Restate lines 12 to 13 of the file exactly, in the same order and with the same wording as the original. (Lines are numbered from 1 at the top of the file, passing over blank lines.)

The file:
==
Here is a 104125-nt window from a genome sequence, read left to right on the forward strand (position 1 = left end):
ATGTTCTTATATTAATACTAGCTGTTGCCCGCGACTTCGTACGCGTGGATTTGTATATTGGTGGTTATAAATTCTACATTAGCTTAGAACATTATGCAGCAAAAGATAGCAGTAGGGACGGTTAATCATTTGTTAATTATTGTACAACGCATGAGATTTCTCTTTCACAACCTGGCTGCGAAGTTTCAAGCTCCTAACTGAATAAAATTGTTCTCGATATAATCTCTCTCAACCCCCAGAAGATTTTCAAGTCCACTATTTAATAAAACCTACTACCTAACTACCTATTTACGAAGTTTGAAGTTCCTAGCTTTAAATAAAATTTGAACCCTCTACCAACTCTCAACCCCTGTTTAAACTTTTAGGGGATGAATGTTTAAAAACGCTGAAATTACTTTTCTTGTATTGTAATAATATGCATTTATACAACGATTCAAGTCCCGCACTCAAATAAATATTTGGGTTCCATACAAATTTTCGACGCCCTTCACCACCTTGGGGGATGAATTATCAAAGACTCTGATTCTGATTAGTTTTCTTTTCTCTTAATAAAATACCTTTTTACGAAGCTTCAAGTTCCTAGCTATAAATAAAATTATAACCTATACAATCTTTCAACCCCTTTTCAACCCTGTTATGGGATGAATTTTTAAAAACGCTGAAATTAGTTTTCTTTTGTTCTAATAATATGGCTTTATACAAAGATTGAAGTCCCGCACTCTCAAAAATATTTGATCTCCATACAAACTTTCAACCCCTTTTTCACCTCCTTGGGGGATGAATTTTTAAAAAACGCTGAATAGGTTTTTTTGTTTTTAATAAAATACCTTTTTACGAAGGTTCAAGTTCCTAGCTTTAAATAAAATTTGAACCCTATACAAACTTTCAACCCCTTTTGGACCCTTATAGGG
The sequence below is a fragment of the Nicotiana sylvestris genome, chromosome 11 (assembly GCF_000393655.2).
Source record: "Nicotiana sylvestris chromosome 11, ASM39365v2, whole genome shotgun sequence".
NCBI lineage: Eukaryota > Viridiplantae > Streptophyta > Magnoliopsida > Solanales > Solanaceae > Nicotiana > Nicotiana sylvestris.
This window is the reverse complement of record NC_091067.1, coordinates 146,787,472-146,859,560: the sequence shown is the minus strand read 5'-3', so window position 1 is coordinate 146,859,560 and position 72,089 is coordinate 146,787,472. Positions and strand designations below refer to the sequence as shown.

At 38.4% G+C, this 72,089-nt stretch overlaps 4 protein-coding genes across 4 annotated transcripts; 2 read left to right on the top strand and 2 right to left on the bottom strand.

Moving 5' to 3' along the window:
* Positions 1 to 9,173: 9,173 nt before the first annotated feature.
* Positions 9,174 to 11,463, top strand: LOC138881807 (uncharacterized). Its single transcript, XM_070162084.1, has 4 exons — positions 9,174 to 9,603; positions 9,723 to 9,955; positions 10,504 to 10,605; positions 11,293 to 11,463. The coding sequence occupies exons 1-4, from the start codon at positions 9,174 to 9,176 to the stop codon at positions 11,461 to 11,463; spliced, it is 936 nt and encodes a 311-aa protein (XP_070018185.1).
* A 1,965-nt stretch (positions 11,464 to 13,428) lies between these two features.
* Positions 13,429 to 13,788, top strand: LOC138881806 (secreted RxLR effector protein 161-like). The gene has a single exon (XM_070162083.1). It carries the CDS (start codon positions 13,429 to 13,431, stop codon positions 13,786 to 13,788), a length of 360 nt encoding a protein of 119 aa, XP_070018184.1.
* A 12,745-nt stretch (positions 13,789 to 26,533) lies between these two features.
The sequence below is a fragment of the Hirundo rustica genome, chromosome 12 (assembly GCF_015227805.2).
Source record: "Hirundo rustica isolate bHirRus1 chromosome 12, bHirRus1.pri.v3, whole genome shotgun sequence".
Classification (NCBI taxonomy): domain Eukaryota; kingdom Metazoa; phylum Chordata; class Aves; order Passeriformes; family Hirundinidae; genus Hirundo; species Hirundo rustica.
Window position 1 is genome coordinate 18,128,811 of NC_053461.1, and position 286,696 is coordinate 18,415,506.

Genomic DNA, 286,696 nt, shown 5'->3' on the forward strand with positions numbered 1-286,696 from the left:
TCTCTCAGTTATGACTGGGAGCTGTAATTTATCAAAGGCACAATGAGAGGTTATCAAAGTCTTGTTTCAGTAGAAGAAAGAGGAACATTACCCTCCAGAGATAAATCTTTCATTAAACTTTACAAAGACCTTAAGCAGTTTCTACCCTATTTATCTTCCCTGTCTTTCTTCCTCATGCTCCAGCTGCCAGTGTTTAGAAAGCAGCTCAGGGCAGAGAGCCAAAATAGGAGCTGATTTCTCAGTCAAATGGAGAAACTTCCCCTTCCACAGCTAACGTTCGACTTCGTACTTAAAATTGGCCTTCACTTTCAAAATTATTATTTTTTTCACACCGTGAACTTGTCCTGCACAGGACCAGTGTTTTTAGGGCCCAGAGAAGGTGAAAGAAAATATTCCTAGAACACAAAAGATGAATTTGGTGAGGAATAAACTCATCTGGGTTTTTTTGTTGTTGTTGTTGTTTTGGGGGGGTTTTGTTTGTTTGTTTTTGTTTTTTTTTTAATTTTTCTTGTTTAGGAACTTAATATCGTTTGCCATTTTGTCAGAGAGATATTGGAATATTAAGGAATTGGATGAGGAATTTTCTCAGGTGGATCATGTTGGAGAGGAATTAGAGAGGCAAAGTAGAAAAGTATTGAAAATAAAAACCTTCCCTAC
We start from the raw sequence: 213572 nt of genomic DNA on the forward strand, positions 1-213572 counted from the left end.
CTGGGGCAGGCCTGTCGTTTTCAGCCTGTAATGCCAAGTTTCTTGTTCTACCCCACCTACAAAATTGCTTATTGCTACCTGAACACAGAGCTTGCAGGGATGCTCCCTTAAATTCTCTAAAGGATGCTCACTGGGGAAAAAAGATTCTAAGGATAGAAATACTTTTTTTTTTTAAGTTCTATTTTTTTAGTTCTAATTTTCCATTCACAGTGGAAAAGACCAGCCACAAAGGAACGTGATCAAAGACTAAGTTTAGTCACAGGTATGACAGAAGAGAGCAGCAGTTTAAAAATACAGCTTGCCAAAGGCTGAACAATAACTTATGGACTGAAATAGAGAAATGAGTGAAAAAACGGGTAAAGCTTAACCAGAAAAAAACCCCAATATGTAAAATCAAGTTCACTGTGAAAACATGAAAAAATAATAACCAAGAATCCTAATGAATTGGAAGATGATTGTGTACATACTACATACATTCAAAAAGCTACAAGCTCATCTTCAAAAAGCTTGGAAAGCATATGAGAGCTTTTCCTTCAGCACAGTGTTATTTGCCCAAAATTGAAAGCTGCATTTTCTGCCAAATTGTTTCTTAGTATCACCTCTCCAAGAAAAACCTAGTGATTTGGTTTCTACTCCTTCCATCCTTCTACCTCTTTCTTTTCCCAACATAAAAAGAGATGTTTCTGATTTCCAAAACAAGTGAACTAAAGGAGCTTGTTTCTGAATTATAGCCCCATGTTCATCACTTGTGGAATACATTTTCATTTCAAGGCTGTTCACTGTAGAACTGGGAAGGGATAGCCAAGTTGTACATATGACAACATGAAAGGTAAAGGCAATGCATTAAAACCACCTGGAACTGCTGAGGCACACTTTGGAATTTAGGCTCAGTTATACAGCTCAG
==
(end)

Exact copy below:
* Positions 13,429 to 13,788, top strand: LOC138881806 (secreted RxLR effector protein 161-like). The gene has a single exon (XM_070162083.1). It carries the CDS (start codon positions 13,429 to 13,431, stop codon positions 13,786 to 13,788), a length of 360 nt encoding a protein of 119 aa, XP_070018184.1.
* A 12,745-nt stretch (positions 13,789 to 26,533) lies between these two features.